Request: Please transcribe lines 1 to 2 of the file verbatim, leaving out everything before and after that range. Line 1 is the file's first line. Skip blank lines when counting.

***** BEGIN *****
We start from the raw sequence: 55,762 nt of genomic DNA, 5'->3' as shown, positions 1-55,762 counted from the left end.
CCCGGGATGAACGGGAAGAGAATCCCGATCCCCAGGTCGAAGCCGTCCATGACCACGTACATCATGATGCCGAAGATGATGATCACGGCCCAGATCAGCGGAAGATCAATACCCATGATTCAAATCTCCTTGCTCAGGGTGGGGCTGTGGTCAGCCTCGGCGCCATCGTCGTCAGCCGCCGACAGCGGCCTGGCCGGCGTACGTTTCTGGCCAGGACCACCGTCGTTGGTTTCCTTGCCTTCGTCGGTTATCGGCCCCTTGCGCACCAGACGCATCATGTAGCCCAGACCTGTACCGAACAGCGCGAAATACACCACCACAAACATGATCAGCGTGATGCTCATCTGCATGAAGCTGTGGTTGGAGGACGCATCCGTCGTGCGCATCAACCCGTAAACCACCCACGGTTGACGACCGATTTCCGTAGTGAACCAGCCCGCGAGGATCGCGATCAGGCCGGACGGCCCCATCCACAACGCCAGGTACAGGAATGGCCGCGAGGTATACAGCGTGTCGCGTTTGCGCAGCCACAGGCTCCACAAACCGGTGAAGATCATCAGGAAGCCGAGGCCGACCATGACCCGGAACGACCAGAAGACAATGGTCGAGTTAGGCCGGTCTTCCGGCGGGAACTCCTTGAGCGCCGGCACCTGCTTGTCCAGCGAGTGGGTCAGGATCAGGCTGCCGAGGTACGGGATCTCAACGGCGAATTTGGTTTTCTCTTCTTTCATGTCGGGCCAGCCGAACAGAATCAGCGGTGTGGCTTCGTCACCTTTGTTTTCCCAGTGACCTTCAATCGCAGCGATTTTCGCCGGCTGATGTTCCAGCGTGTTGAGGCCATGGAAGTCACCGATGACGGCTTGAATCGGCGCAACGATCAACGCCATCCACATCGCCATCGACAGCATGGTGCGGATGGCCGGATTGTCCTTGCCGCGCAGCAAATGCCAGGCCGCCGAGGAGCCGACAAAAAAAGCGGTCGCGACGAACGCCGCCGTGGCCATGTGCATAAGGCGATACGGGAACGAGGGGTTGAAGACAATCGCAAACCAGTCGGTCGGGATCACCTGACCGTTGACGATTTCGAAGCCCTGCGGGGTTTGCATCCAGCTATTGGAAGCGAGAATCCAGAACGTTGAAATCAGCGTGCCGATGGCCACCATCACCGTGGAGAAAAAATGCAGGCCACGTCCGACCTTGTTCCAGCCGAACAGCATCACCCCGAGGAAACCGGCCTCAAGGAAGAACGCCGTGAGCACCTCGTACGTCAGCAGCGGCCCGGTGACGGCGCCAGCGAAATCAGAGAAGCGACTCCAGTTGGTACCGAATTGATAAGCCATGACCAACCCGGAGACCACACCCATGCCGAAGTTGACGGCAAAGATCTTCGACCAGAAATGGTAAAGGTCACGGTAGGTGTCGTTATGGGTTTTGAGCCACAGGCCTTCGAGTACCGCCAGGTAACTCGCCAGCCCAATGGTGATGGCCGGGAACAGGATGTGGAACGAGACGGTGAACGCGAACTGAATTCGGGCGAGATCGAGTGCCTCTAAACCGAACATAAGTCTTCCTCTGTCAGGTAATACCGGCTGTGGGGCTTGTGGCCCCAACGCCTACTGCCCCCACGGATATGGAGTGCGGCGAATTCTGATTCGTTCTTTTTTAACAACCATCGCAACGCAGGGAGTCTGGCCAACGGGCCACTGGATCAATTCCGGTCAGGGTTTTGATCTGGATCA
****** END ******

We start from the raw sequence: 55,762 nt of genomic DNA, 5'->3' as shown, positions 1-55,762 counted from the left end.
CCCGGGATGAACGGGAAGAGAATCCCGATCCCCAGGTCGAAGCCGTCCATGACCACGTACATCATGATGCCGAAGATGATGATCACGGCCCAGATCAGCGGAAGATCAATACCCATGATTCAAATCTCCTTGCTCAGGGTGGGGCTGTGGTCAGCCTCGGCGCCATCGTCGTCAGCCGCCGACAGCGGCCTGGCCGGCGTACGTTTCTGGCCAGGACCACCGTCGTTGGTTTCCTTGCCTTCGTCGGTTATCGGCCCCTTGCGCACCAGACGCATCATGTAGCCCAGACCTGTACCGAACAGCGCGAAATACACCACCACAAACATGATCAGCGTGATGCTCATCTGCATGAAGCTGTGGTTGGAGGACGCATCCGTCGTGCGCATCAACCCGTAAACCACCCACGGTTGACGACCGATTTCCGTAGTGAACCAGCCCGCGAGGATCGCGATCAGGCCGGACGGCCCCATCCACAACGCCAGGTACAGGAATGGCCGCGAGGTATACAGCGTGTCGCGTTTGCGCAGCCACAGGCTCCACAAACCGGTGAAGATCATCAGGAAGCCGAGGCCGACCATGACCCGGAACGACCAGAAGACAATGGTCGAGTTAGGCCGGTCTTCCGGCGGGAACTCCTTGAGCGCCGGCACCTGCTTGTCCAGCGAGTGGGTCAGGATCAGGCTGCCGAGGTACGGGATCTCAACGGCGAATTTGGTTTTCTCTTCTTTCATGTCGGGCCAGCCGAACAGAATCAGCGGTGTGGCTTCGTCACCTTTGTTTTCCCAGTGACCTTCAATCGCAGCGATTTTCGCCGGCTGATGTTCCAGCGTGTTGAGGCCATGGAAGTCACCGATGACGGCTTGAATCGGCGCAACGATCAACGCCATCCACATCGCCATCGACAGCATGGTGCGGATGGCCGGATTGTCCTTGCCGCGCAGCAAATGCCAGGCCGCCGAGGAGCCGACAAAAAAAGCGGTCGCGACGAACGCCGCCGTGGCCATGTGCATAAGGCGATACGGGAACGAGGGGTTGAAGACAATCGCAAACCAGTCGGTCGGGATCACCTGACCGTTGACGATTTCGAAGCCCTGCGGGGTTTGCATCCAGCTATTGGAAGCGAGAATCCAGAACGTTGAAATCAGCGTGCCGATGGCCACCATCACCGTGGAGAAAAAATGCAGGCCACGTCCGACCTTGTTCCAGCCGAACAGCATCACCCCGAGGAAACCGGCCTCAAGGAAGAACGCCGTGAGCACCTCGTACGTCAGCAGCGGCCCGGTGACGGCGCCAGCGAAATCAGAGAAGCGACTCCAGTTGGTACCGAATTGATAAGCCATGACCAACCCGGAGACCACACCCATGCCGAAGTTGACGGCAAAGATCTTCGACCAGAAATGGTAAAGGTCACGGTAGGTGTCGTTATGGGTTTTGAGCCACAGGCCTTCGAGTACCGCCAGGTAACTCGCCAGCCCAATGGTGATGGCCGGGAACAGGATGTGGAACGAGACGGTGAACGCGAACTGAATTCGGGCGAGATCGAGTGCCTCTAAACCGAACATAAGTCTTCCTCTGTCAGGTAATACCGGCTGTGGGGCTTGTGGCCCCAACGCCTACTGCCCCCACGGATATGGAGTGCGGCGAATTCTGATTCGTTCTTTTTTAACAACCATCGCAACGCAGGGAGTCTGGCCAACGGGCCACTGGATCAATTCCGGTCAGGGTTTTGATCTGGATCA